The ‘cart-springs’ of old have gone, replaced by wishbone front and multi-link rear suspension on coils and dampers, a technical aspect that grants the car a better, more compliant, on-road ride quality, while simultaneously enhancing its off-road resilience. The Shogun Sport has always been the people-carrying alternative to the L200 pickup truck, after all it is based on its same unbreakable chassis. I can perceive either Farmer Giles using his Shogun Sport to trailer livestock to market, or a modern family towing a double-axle caravan on holiday, as they use its outstanding 3.1-tonnes towing capacity to the satisfying max. Regardless, there is a niche in the UK that needs to be filled and, anticipating a modest response, Mitsubishi expects to sell around 3,000 examples, or 10% of the total niche, this year.
As to that people-moving mode, the new Shogun offers seats for up-to-seven, the rearmost pair being far more practical and accessible than any rival products; for starters, they can accommodate two adults, to make shooting parties a less compromising affair and Saturday five-a-sides a one car delight. Yet, whether unfurled into use, or remaining below the boot floor, there is also a commodious 512-litres of boot space that can be expanded to 1,488-litres, when the middle row is rolled forwards.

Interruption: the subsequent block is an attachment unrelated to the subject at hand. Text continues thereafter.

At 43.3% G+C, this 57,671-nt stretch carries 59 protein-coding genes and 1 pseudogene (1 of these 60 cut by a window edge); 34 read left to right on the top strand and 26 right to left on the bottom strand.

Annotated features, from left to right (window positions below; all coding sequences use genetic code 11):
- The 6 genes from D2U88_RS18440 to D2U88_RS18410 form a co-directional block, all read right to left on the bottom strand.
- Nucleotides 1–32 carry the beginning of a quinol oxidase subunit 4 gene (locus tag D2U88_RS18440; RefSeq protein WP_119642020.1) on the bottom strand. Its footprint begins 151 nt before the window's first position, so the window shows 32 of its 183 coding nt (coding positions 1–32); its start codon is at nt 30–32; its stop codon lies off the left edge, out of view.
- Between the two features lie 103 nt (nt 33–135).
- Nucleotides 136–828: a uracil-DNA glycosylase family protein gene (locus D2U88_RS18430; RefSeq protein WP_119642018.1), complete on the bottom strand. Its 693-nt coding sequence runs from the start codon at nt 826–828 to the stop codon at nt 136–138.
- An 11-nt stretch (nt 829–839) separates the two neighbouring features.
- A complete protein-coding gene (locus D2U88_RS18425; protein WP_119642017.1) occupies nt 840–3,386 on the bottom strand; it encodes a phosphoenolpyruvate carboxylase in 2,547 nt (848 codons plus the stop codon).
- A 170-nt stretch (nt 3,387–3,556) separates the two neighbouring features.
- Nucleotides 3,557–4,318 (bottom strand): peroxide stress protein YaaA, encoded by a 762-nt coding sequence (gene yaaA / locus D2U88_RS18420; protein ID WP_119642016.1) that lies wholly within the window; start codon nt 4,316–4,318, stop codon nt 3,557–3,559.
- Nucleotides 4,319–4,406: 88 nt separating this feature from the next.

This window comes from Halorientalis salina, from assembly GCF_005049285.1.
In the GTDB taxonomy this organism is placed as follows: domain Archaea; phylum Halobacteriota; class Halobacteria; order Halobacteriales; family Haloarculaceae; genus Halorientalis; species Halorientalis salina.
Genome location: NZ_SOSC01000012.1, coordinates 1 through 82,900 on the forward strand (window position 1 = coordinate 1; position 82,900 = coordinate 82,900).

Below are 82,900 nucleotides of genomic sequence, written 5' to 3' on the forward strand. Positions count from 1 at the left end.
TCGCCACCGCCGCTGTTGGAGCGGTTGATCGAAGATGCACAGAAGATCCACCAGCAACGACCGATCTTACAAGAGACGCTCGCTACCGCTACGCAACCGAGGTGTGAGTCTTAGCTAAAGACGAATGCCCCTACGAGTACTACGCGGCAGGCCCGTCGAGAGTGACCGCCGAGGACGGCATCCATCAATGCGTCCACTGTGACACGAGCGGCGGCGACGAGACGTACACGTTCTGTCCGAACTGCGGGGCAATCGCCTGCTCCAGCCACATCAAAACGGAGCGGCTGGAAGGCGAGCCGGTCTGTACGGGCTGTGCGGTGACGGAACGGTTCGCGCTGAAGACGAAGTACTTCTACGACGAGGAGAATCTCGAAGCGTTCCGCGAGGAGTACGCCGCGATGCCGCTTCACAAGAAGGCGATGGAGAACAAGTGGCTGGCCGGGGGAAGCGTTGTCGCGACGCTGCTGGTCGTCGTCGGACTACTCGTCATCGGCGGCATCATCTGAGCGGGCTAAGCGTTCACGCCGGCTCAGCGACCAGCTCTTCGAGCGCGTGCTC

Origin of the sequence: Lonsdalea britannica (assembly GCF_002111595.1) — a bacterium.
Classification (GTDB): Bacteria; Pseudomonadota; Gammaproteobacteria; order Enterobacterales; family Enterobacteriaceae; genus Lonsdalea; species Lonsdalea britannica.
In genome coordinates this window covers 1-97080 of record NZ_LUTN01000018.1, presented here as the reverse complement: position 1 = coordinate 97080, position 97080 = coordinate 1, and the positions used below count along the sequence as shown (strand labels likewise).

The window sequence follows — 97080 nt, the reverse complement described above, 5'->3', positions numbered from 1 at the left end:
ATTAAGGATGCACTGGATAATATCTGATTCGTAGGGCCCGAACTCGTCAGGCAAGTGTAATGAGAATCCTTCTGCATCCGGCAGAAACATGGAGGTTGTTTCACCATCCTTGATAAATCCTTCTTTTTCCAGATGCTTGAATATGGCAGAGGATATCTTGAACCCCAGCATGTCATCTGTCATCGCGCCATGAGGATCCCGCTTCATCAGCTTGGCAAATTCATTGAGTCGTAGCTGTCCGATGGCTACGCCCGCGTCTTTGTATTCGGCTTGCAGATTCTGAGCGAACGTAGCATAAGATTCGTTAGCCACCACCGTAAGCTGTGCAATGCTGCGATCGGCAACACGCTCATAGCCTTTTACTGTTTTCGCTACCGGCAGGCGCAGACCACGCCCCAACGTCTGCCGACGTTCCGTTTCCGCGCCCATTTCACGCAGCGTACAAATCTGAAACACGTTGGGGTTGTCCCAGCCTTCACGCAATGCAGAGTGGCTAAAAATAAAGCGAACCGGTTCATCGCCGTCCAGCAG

Yet, leather-clad luxury is also incorporated within the cosy but airy and comprehensively equipped cabin. Occupants want for no other creature comforts. Electric front seat adjustment enables both supportive and commanding driver and front passenger positions, while two models, priced from an important £37,775 (3+), carrying a £2,000 premium (4) for the raft of electronic safety and convenience package, ensure that Shogun’s list price remains at a taxation-friendly sub-£40k, prior to dealer discounts being applied.